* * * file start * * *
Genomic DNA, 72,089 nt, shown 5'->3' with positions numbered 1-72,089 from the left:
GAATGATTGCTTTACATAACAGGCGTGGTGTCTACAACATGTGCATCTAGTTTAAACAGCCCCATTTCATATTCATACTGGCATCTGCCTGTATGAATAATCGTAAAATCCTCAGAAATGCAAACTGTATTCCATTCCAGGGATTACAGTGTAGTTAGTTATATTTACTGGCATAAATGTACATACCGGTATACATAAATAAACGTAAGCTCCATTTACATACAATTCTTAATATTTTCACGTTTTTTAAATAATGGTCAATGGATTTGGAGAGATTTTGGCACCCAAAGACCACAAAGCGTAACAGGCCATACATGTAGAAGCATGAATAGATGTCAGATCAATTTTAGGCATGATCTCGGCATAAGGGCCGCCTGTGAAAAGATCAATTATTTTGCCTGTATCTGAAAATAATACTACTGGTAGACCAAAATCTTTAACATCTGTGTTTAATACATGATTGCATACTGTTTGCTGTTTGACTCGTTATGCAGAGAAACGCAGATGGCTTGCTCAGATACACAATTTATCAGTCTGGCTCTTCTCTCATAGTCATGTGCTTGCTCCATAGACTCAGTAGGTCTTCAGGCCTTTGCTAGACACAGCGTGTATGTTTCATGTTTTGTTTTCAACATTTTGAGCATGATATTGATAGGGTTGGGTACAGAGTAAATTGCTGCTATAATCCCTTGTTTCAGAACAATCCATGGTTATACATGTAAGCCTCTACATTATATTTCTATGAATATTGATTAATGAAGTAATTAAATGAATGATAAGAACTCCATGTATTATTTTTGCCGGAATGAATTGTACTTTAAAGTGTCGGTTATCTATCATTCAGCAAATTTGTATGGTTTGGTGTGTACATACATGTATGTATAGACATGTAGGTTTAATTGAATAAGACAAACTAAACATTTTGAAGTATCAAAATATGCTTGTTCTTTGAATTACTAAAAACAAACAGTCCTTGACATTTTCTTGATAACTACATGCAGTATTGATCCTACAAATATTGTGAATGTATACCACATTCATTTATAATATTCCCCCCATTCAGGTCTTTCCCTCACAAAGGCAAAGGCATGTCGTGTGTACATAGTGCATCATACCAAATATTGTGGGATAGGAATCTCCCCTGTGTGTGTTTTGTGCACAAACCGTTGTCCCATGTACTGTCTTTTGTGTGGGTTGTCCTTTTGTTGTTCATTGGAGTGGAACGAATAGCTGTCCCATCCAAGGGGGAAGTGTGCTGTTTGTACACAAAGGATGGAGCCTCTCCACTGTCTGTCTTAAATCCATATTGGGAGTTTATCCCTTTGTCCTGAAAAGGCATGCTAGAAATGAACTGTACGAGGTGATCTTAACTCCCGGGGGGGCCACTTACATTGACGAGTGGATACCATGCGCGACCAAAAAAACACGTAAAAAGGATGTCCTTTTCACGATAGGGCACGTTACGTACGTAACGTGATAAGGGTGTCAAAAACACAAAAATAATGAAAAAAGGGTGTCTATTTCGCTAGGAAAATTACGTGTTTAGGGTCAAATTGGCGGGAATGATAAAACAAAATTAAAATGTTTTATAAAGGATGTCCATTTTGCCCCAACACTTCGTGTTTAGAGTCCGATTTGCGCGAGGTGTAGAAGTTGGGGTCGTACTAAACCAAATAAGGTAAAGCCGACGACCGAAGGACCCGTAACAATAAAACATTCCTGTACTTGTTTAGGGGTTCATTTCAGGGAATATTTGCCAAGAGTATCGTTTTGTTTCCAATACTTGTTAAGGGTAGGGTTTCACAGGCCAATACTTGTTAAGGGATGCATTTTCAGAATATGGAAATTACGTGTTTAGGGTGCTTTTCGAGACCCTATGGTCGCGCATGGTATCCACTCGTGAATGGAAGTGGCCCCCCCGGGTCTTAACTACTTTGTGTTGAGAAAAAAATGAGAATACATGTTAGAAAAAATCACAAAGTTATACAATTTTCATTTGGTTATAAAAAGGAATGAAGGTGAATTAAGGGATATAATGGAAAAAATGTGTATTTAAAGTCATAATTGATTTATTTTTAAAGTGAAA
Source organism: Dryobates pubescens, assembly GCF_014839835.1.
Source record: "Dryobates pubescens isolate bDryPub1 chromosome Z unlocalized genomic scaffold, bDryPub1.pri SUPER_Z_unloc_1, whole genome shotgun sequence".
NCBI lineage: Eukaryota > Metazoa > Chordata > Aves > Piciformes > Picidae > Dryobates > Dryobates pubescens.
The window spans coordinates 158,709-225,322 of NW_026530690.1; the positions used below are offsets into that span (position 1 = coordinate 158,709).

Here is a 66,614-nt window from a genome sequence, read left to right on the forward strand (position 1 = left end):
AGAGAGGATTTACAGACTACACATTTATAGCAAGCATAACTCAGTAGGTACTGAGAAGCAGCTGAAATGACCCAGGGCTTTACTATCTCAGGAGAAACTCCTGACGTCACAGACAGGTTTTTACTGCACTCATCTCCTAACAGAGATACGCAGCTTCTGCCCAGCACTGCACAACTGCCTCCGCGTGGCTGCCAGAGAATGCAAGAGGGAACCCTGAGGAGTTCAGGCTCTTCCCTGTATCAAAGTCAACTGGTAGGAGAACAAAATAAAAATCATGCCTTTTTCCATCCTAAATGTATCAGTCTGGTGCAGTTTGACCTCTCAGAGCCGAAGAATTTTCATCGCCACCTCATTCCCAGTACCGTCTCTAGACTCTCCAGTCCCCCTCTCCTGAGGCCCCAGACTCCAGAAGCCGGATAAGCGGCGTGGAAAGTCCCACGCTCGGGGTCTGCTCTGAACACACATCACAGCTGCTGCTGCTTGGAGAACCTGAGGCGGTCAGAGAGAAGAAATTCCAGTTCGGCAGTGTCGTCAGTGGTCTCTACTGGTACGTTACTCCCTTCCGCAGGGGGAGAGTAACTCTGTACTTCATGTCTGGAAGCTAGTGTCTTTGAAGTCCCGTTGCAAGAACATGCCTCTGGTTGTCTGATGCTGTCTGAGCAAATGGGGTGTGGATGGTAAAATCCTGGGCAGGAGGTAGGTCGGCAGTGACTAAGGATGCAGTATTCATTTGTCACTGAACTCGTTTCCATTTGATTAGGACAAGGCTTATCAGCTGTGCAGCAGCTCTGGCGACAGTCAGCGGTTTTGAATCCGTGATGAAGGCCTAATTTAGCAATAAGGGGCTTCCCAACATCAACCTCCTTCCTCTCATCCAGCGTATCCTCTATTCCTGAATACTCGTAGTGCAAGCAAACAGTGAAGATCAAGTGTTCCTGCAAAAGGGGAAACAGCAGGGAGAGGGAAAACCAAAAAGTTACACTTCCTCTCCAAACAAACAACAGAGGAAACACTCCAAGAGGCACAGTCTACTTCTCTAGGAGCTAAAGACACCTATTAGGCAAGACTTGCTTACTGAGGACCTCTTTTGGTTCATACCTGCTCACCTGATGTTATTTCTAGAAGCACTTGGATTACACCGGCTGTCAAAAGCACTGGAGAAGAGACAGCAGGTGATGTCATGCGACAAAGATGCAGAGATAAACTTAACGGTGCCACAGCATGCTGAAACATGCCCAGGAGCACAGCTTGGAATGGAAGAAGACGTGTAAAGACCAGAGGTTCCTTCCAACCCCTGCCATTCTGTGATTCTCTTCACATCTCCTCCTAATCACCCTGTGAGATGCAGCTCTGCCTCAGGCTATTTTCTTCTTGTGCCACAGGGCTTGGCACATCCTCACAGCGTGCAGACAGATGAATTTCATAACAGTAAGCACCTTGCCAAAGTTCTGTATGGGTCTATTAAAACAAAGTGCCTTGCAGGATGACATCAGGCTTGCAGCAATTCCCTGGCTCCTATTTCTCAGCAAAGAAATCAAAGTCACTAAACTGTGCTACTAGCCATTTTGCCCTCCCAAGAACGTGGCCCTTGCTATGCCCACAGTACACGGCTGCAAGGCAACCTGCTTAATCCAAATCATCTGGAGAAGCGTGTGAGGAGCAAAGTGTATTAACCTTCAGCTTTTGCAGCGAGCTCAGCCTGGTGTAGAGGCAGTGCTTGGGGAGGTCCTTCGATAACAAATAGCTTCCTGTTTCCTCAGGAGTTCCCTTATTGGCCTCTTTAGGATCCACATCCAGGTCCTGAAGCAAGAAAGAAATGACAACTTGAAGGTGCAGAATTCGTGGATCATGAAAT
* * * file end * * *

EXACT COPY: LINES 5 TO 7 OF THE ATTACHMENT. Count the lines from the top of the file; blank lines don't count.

NCBI lineage: Eukaryota > Metazoa > Chordata > Aves > Piciformes > Picidae > Dryobates > Dryobates pubescens.
The window spans coordinates 158,709-225,322 of NW_026530690.1; the positions used below are offsets into that span (position 1 = coordinate 158,709).

Here is a 66,614-nt window from a genome sequence, read left to right on the forward strand (position 1 = left end):